The James Beard Foundation is America’s most prestigious culinary organization, with a mission to celebrate, nurture, and honor the country’s diverse culinary heritage through programs that educate and inspire. A cookbook author and beloved teacher, James Beard was a champion of American cuisine and his friendship with the legendary Julia Child is widely considered one of the greatest culinary alliances of all time. This dynamic duo of cuisine met in 1961, around the time that Child’s first cookbook, Mastering the Art of French Cooking, was published. After working with a bevy of French chefs, Child saw Beard as a breath of fresh air and the focal point of American gastronomy. She believed it was Beard who truly made the culinary profession a recognized and respected one. After Beard’s death, it was Child who pushed to keep his house and start the James Beard Foundation. Thanks to the strong bond between these two masters of gastronomy, up-and-coming chefs now have the chance to make their mark on the world.
1 A famous portrait of legendary culinary duo Julia Child and James Beard in Child’s Cambridge, Massachusetts kitchen; photo by Dan Wynn © Elisabeth Wynn; courtesy of the James Beard Foundation 2 James Beard’s All-American Eats: Recipes and Stories from Our BestLoved Local Restaurants (Rizzoli New York)
In this book, the renowned James Beard Foundation chooses the greatest of America’s homegrown eateries and presents recipes of their crave-worthy foods. Every town has one: a humble restaurant serving up soul-satisfying food, where the flavors are the best, and the atmosphere is authentic. In the Northeast the book pays homage to Waterman’s Beach Lobster in South Thomaston, Maine, where 100–200 pounds of lobster meat is picked daily for their famous lobster rolls. Also well worth the detour is Polly’s Pancake Parlor in Sugar Hill, New Hampshire, where they put an original spin on grandmother’s oatmeal with their signature oatmeal bread. Make sure to grab some maple sugar cookies for the ride home.
James Beard’s All-American Eats
A N E XC E R P T. . .
MAPLE SUGAR COOKIES Polly’s Pancake Parlor, Sugar Hill, NH
These thin, chewy cookies are baked with maple sugar and sold year-round at the bakery run out of Polly’s Pancake Parlor. The restaurant makes its own maple sugar, heating local maple syrup to just the right temperature before cooling and pressing it through a very fine sifter to produce the golden, granulated sweetener. Luckily for less intrepid home cooks, they also sell the sugar online. Similar in texture to tea biscuits, these buttery cookies are perfect for dunking into a cup of milky coffee. Preheat the oven to 425°F. Line a cookie sheet with parchment paper.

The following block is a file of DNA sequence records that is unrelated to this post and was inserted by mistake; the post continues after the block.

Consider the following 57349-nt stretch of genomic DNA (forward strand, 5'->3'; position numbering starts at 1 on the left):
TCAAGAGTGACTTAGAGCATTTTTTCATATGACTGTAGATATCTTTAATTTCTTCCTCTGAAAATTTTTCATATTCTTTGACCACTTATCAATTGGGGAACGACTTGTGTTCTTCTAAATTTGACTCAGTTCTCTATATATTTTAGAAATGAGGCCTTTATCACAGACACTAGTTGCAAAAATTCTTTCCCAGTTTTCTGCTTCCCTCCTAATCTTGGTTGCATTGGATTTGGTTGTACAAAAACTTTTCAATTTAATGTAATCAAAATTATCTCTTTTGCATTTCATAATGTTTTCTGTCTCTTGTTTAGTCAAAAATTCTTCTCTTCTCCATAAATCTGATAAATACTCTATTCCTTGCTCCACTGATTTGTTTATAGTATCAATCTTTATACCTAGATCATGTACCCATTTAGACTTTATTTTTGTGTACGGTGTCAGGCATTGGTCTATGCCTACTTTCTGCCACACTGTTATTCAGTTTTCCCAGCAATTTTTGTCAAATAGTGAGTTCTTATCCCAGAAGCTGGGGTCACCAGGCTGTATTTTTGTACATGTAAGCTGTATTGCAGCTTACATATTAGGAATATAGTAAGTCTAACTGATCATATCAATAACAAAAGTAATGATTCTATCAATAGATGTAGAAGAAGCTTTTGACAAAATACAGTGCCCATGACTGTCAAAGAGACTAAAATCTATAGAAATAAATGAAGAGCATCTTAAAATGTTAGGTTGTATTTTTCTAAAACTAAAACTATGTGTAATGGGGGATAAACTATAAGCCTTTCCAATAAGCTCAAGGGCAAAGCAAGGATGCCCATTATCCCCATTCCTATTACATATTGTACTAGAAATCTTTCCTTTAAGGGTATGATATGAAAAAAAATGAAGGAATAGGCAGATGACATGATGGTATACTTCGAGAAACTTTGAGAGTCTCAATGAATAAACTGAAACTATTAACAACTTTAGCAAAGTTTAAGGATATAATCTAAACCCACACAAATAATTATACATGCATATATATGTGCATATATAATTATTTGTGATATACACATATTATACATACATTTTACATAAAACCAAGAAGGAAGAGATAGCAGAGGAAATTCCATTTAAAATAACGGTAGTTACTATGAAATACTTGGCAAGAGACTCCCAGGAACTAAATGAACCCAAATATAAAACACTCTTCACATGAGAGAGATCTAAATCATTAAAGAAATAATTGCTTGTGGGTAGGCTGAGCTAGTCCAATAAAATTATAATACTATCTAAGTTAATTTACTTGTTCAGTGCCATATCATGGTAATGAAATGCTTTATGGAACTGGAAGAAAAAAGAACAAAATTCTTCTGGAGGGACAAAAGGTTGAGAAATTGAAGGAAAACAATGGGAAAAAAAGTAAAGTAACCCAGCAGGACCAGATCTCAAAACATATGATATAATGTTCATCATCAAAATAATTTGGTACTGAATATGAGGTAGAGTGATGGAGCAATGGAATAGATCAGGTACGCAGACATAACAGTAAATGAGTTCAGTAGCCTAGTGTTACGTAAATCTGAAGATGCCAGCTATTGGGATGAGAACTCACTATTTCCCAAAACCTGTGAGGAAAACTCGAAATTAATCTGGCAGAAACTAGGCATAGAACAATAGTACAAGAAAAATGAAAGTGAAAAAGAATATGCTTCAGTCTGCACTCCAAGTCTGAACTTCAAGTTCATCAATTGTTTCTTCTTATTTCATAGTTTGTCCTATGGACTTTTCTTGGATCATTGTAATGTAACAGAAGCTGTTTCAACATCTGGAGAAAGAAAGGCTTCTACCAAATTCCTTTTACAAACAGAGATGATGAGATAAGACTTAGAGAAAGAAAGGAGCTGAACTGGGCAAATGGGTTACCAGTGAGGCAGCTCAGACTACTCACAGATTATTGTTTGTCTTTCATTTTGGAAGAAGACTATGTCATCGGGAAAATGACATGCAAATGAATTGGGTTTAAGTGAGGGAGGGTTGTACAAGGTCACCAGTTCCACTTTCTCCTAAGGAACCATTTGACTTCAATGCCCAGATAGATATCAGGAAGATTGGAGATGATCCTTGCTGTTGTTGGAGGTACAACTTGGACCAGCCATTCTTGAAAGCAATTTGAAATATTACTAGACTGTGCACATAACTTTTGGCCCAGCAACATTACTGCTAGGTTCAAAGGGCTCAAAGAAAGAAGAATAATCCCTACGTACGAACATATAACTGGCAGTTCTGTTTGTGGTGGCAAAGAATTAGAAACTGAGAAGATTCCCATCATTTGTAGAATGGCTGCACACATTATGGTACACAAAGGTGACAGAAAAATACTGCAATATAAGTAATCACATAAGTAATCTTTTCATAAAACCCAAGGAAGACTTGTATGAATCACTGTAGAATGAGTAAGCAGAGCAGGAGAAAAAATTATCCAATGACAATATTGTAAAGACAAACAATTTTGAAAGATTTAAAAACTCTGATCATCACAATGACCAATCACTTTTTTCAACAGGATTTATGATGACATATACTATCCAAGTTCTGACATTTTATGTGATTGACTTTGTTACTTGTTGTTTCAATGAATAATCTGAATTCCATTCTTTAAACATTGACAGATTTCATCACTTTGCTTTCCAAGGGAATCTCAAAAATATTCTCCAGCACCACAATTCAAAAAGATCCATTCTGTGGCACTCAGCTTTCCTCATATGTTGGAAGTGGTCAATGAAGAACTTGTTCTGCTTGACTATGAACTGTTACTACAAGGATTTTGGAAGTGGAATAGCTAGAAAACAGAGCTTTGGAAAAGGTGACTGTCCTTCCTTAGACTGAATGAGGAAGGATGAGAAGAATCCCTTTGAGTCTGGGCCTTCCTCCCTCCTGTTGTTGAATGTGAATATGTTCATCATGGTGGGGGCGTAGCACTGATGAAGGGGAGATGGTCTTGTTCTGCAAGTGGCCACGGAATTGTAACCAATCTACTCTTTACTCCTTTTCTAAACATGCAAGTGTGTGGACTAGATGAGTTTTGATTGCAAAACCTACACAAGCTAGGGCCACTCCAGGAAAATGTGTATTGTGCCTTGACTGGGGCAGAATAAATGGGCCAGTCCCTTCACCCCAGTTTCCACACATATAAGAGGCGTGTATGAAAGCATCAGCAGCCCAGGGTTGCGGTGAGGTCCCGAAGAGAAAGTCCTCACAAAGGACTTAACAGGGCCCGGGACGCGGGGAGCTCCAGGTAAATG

INGREDIENTS 2 cups granulated maple sugar, plus extra for sprinkling K cup
(1 stick) unsalted butter, at room temperature 1 large egg 1 teaspoon salt K cup
3 cups unbleached all-purpose flour
Makes 36 cookies
In a large bowl or the bowl of a stand mixer, beat together the maple sugar and butter until the mixture is smooth and fluffy. Add the egg and salt to the bowl and stir to combine. Add the milk and stir to combine. Add the flour and stir just until the mixture is thoroughly combined and forms a soft, sticky dough. Cover the bowl of dough with plastic wrap and place in the refrigerator to chill until the dough is firm enough to roll, 2 to 3 hours. Remove half the dough from the bowl; leave the remaining dough in the refrigerator so it stays cold. Place the dough on a well-floured large cutting board and roll out to ¼-inch thickness. Using a cookie cutter, cut out shapes or rounds and place them on the prepared cookie sheet. (If the dough becomes too sticky to cut as it warms up, place the cutting board with the rolled dough back in the refrigerator for 15 minutes, or place the bottom of a well-chilled baking sheet on top of the dough for a few minutes to cool it.) Sprinkle the dough rounds with additional maple sugar. Bake until the cookies are lightly browned, 8 to 10 minutes, rotating the cookie sheet halfway through the baking time. Repeat with the remaining dough. Remove the cookie sheet from the oven. Let the cookies sit on the cookie sheet for 2 minutes before transferring to a cooling rack to cool completely, 10 to 15 minutes. Store in an airtight container for up to 1 week.
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KRAVET Inspired by Kravet’s Fabric Collection with the Museum of New Mexico, ID BOSTON Turns its Lens on Santa Fe and Taos words by chesie breen I first visited Santa Fe and Taos, New Mexico, with my family in the early ’80s. My uncle for whom I was named was and still does live in Santa Fe. It was a time when Santa Fe was exploding on the national scene and Ralph Lauren could be seen regularly buying up turquoise necklaces and concho belts in the town square. I vividly remember my visit to the Georgia O’Keefe “house” and feeling like I was sitting in the kitchen with this remarkable artist whose work represented a singular look I had not studied in my mostly Renaissance-driven art history class at the Hockaday School in Dallas, Texas.
Shop the new Museum of New Mexico collection at the Kravet showroom in the Boston Design Center, suite #126
From Santa Fe we drove to Taos, where my education and intrigue with that part of the world was forever opened up. In later years I went on to study the life of the American artist Millicent Rogers after first reading about her in The Power of Style by Annette Tapert and Diana Edkins. In her sunset years, Rogers made Taos her home, where she designed jewelry made of gold, silver, and copper, reminiscent of the work done by the ancient Incas, Aztecs, and the Ashanti tribe of West Africa. She wore traditional